steering clear of the mainstream
since 2001

june 2010

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info opinion

Gates of Heaven

"Sea Hell" CD

Culture Heart

Genre: glitch-folk, experimental


Sep 19 2008

Sea Hell likes to tease. The stark beeps and boops introducing us to opener "Thin Air" gradually build and crescendo into a layered, throbbing anthem, hinting at a relatively majestic album to come. The song that follows is the boring and annoying "Blackout Babies", dissonant Casio-pop that deliberately avoids all the minimalist cuteness that makes Casio endearing. The album continues to flip-flop between arresting and disgusting for the next seven tracks. It certainly has potential.

The album's unrefined in the way that is not super-popular these days. That is to say it owes more to Akron/Family's howling spirituality than HEALTH's cynical electro-pop. This is good, because it makes for a unique sound, but also problematic, as Gates of Heaven tread untrodden turf on this album and take a few missteps. Stuttering eight-minute plodder "Brain Cloud" is particularly unlistenable.

It's when the Gates are most confident in their delivery that they write the nicest songs. "Mande Burung" is the album's finest moment, a triumphant ode which proudly asserts that "Mande Burung will come out tonight" if we are virtuous, or something. Album closer "Beard of Fire" treads even more familiar turf, letting the Death By Audio synths finally get overshadowed by the piano and guitar (what're those again?). Even more shockingly, it features singing that doesn't sound like it comes out of a plugged-nose vocoder. As a result "Beard of Fire" sounds good, but generic, and consequently makes it seem like you've heard something special on the rest of Sea Hell. Despite all the overstylized fuzz and lazy recording, there is a lot to appreciate on Sea Hell. Gates of Heaven could put out a great album, and they could also disappear like so many Brooklyn kids fucking around on synthesizers. We'll wait and see.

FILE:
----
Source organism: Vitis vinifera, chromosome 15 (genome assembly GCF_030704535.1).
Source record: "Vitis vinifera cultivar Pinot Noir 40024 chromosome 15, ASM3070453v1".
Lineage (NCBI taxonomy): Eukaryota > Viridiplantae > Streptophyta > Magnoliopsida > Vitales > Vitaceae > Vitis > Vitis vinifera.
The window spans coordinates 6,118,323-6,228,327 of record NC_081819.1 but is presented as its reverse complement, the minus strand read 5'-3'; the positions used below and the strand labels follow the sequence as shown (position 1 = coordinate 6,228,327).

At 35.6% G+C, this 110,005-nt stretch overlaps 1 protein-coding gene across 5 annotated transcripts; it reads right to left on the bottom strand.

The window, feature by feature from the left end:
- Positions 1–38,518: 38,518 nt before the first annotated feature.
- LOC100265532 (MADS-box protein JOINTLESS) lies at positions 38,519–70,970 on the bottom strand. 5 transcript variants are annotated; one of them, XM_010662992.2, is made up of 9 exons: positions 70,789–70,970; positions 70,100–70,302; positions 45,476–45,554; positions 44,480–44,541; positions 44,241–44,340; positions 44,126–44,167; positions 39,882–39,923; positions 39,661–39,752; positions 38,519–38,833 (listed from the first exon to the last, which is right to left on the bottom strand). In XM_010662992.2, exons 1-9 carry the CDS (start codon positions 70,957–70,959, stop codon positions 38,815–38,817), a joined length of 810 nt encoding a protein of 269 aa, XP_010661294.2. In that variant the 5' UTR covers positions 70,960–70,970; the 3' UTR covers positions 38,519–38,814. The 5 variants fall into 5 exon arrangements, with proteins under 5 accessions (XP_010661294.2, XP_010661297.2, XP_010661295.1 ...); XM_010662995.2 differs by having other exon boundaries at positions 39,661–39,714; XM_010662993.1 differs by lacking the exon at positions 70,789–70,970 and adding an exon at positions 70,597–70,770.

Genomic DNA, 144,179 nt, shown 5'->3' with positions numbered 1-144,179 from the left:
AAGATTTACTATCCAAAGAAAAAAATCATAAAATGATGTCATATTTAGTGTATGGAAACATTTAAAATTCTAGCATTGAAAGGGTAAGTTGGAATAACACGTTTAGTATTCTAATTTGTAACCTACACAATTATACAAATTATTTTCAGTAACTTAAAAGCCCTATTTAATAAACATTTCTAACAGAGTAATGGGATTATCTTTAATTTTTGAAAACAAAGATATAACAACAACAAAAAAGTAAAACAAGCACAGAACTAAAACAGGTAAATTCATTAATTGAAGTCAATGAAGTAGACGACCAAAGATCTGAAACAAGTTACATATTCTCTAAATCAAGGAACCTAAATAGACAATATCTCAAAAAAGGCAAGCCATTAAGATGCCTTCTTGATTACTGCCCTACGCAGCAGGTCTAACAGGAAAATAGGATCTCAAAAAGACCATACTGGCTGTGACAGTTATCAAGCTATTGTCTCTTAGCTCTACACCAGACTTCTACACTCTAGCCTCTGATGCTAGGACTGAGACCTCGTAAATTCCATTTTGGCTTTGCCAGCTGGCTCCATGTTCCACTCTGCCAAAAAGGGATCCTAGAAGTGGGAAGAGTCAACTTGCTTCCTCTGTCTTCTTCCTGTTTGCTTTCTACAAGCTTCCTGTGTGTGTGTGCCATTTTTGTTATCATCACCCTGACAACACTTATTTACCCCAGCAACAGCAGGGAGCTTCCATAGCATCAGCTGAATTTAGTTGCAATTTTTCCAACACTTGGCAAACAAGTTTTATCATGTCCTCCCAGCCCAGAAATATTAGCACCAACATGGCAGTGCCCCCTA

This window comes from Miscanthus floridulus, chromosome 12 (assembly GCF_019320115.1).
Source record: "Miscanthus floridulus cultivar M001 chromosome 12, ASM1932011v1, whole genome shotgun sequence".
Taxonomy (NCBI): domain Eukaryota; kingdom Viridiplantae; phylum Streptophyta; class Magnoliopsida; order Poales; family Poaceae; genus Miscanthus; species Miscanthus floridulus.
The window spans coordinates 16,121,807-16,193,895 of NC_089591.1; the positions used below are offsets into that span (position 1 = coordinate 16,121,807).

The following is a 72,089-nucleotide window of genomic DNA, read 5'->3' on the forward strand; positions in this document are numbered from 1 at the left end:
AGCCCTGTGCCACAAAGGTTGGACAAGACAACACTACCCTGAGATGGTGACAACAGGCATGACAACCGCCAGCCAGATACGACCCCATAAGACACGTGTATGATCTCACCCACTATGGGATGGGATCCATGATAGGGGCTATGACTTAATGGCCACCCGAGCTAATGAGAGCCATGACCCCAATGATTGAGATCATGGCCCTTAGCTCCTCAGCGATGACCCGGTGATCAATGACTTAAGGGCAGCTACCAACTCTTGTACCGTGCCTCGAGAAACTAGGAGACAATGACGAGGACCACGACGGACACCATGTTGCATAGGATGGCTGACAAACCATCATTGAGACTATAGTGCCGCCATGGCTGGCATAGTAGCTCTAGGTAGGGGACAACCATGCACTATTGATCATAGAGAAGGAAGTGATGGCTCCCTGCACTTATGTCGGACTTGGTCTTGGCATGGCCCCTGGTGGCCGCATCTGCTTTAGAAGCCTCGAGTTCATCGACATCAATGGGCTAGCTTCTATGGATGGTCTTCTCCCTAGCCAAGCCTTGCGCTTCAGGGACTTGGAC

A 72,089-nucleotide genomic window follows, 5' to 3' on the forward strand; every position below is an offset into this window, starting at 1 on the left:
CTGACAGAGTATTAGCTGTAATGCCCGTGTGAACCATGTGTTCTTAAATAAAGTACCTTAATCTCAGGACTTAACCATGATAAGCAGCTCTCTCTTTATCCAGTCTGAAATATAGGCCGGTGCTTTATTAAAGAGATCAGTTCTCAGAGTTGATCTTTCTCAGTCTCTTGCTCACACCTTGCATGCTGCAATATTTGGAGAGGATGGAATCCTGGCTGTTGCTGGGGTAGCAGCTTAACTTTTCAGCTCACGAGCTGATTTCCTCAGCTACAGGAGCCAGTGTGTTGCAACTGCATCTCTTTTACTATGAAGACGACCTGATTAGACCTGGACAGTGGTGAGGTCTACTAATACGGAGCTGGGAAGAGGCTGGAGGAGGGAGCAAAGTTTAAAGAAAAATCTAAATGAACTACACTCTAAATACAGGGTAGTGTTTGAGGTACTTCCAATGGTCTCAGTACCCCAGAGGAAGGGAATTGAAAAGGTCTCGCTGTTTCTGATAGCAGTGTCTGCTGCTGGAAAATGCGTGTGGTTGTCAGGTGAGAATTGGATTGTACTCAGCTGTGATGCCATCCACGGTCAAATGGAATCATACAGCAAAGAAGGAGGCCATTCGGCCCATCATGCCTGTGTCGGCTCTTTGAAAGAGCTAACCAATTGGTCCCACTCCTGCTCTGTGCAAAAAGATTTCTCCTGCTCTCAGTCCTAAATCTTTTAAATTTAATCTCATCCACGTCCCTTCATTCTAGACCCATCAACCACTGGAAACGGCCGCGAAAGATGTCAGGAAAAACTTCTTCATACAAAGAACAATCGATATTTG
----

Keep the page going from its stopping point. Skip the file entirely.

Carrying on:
gates of heaven's myspace


youuuuuuuutube!: "blackout babies" video

Andrew Kai-Yin MacKenzie

[Vitals: 10 tracks, distributed by the label, released April 2008]